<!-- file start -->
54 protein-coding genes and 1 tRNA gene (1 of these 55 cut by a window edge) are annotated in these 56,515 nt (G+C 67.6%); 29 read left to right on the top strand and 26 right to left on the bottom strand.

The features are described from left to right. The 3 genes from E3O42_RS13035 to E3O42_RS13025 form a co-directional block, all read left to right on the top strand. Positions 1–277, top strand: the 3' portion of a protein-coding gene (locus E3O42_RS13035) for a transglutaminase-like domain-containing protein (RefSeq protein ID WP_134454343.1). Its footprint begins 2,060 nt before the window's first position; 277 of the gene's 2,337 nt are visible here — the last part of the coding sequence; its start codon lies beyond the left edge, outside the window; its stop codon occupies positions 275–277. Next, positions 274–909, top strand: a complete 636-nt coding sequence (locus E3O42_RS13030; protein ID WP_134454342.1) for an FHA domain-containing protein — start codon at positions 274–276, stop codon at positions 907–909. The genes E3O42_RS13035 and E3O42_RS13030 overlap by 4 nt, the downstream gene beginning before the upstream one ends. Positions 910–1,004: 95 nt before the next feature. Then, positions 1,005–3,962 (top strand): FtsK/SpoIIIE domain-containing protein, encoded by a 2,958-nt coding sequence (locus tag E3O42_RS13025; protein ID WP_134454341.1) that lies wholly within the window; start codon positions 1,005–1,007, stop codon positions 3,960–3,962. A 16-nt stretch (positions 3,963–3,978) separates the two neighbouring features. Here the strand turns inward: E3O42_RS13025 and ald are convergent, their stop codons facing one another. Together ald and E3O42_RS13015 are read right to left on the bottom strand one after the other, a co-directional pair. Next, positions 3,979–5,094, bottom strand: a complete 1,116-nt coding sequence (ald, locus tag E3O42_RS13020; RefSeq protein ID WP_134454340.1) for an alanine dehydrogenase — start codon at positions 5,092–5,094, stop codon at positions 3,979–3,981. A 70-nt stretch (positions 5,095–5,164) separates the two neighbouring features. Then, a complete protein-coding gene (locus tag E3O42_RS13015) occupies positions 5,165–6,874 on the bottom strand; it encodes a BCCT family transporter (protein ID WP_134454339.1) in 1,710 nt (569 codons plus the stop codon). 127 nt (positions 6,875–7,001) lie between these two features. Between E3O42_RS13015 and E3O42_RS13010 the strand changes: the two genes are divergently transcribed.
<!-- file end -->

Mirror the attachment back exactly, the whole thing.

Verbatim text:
54 protein-coding genes and 1 tRNA gene (1 of these 55 cut by a window edge) are annotated in these 56,515 nt (G+C 67.6%); 29 read left to right on the top strand and 26 right to left on the bottom strand.

The features are described from left to right. The 3 genes from E3O42_RS13035 to E3O42_RS13025 form a co-directional block, all read left to right on the top strand. Positions 1–277, top strand: the 3' portion of a protein-coding gene (locus E3O42_RS13035) for a transglutaminase-like domain-containing protein (RefSeq protein ID WP_134454343.1). Its footprint begins 2,060 nt before the window's first position; 277 of the gene's 2,337 nt are visible here — the last part of the coding sequence; its start codon lies beyond the left edge, outside the window; its stop codon occupies positions 275–277. Next, positions 274–909, top strand: a complete 636-nt coding sequence (locus E3O42_RS13030; protein ID WP_134454342.1) for an FHA domain-containing protein — start codon at positions 274–276, stop codon at positions 907–909. The genes E3O42_RS13035 and E3O42_RS13030 overlap by 4 nt, the downstream gene beginning before the upstream one ends. Positions 910–1,004: 95 nt before the next feature. Then, positions 1,005–3,962 (top strand): FtsK/SpoIIIE domain-containing protein, encoded by a 2,958-nt coding sequence (locus tag E3O42_RS13025; protein ID WP_134454341.1) that lies wholly within the window; start codon positions 1,005–1,007, stop codon positions 3,960–3,962. A 16-nt stretch (positions 3,963–3,978) separates the two neighbouring features. Here the strand turns inward: E3O42_RS13025 and ald are convergent, their stop codons facing one another. Together ald and E3O42_RS13015 are read right to left on the bottom strand one after the other, a co-directional pair. Next, positions 3,979–5,094, bottom strand: a complete 1,116-nt coding sequence (ald, locus tag E3O42_RS13020; RefSeq protein ID WP_134454340.1) for an alanine dehydrogenase — start codon at positions 5,092–5,094, stop codon at positions 3,979–3,981. A 70-nt stretch (positions 5,095–5,164) separates the two neighbouring features. Then, a complete protein-coding gene (locus tag E3O42_RS13015) occupies positions 5,165–6,874 on the bottom strand; it encodes a BCCT family transporter (protein ID WP_134454339.1) in 1,710 nt (569 codons plus the stop codon). 127 nt (positions 6,875–7,001) lie between these two features. Between E3O42_RS13015 and E3O42_RS13010 the strand changes: the two genes are divergently transcribed.